Pasta, pasta, pasta
From start to finish it was a complete exercise in too darn much. Kroger had 10 boxes of Barilla whole wheat pasta on sale for $10. So I bought 10 boxes. Then I made dinner for Petey and me, using an entire 1 pound box. I don’t know what I was thinking.
I had enough leftovers to feed the neighborhood. What to do?
I’d used the angel hair and tossed it with North Ridge salsa fresca; halved grape tomatoes, and a ton of minced garlic, warmed in olive oil and topped with green onions.
After dinner I was left with a huge bowl of it. So I planned on leftovers for another supper. That night I added more tomatoes and garlic to bulk up the sauce and put the pasta in my big Le Creuset, “Old Blue.”
Once I got everything in the pot, I had an idea. To the pasta I added ½ cup of chicken stock, and ½ cup each of heavy cream and skim milk. I stirred in about 1/3 cup of freshly grated Parmesan, turned it on medium-low, put on the lid, and left it to heat for 15 minutes.
Once the pasta was reheated, I uncovered it. I wanted to approximate the faint licorice flavor that Italian sausage imparts, but without adding meat. I ground a teaspoon of fennel seed with my mortar and pestle, then stirred that in.
I’m going to stop here and speak about using a mortar and pestle.
In the hospital, the nurses sometimes use them to crush pills. One of Petey’s pet peeves is the way in which some people do this. Many folks put the medicine into the bowl of the mortar, and slam it with the pestle over and over. Doing it this way will quickly break both mortar and pestle. Petey says the average lifespan of the tool is about two weeks.
The correct way is a nonviolent twisting, pressing motion. You’re gently employing friction, not pummeling a super villain.
Back to the pasta.
I removed the lid and let it cook some more until the liquid had cooked in and coated the pasta. Then I tossed in a big handful of defrosted peas. What resulted was an unctuous, creamy sauce. It was pretty tasty.
After we’d eaten our fill, I was still left with another truckload of pasta. We’d eat it one more night, but this time I already had some ideas for preparation.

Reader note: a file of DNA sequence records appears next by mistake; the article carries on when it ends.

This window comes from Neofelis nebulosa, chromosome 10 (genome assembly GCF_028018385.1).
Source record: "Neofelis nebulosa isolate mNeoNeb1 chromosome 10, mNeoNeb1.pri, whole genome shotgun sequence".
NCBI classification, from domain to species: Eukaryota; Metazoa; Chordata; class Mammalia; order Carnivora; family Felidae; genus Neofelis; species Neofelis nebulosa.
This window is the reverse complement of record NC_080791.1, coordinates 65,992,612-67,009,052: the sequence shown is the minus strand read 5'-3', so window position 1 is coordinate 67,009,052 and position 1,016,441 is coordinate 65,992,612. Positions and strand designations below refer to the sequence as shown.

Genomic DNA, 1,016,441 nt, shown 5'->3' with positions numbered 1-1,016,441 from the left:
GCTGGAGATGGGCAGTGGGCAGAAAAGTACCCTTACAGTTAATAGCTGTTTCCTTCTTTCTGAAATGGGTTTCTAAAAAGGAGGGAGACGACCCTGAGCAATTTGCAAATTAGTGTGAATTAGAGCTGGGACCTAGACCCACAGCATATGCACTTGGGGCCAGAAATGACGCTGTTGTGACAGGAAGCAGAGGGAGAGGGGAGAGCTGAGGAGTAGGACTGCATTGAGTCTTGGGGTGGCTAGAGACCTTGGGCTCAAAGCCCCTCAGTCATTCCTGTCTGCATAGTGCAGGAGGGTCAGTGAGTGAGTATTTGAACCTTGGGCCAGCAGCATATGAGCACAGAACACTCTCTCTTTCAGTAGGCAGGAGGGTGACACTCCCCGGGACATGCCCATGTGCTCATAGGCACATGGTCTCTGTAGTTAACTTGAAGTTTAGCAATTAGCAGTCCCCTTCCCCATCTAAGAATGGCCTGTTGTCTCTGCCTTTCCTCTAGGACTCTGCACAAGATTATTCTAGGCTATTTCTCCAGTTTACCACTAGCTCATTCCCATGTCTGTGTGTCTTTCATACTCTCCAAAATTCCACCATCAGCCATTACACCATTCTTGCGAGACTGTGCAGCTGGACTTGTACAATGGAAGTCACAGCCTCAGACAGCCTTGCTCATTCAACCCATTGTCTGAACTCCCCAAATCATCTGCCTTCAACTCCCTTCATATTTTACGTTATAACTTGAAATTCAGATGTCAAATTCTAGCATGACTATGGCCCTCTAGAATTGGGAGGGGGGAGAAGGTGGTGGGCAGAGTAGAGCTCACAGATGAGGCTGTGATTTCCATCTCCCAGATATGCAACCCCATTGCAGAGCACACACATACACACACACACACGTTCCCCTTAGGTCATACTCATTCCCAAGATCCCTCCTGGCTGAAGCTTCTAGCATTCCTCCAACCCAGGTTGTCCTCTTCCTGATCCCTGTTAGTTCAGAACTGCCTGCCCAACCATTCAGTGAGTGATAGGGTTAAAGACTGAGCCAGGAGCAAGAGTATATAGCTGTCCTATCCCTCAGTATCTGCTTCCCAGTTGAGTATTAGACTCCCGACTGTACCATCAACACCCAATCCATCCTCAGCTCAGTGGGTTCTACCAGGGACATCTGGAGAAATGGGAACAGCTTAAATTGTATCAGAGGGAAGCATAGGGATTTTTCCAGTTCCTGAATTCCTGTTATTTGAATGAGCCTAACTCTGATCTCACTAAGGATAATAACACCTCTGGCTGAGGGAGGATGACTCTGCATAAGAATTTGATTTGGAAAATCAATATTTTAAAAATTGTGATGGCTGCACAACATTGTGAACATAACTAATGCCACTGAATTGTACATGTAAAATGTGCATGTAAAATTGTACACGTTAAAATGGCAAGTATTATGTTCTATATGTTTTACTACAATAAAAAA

On night three I greased a 9X9 dish, added the pasta, and smoothed it out. I baked it at 350 for thirty minutes. When the timer dinged, I removed the casserole and turned on my low broiler. I scattered some pinched-off pieces of Belgioioso mozzarella cheese over the dish. I then dotted it with crispy bacon shards, and some snipped chives. I put it under the broiler for 30 more minutes.
My oven has a low broiler setting. It’s very handy because you get overhead heat to brown the top of dishes, but it’s not as hot as a regular broiler, so food can stay under it a while, to slowly brown and finish cooking.
If you don’t have the option, cook it a bit longer on 350, then turn on the broiler and put the pan on the lowest rack in your oven. The distance will slow the action, but the food can still blacken, so keep an eye on it.
When finished, I took it out of the oven and let it sit for about 15 minutes to tighten up, and cool down from the molten lava stage. I sliced the casserole, plated, and served it with a salad.
This third time was the charm. Petey and I had finally finished up the gargantuan amount of angel hair. And we’d done it by enjoying three different meals from the same base dish.
I have learned my lesson. For two people, a quarter pound is more than enough. Which means we can get about 40 meals with my 10 for $10 noodles.
But if you need to borrow a box of pasta, please give me a yell. I’ve still got plenty.
Thanks for your time.
Debbie Matthews lives, writes and cooks in Durham. Her email address is email@example.com.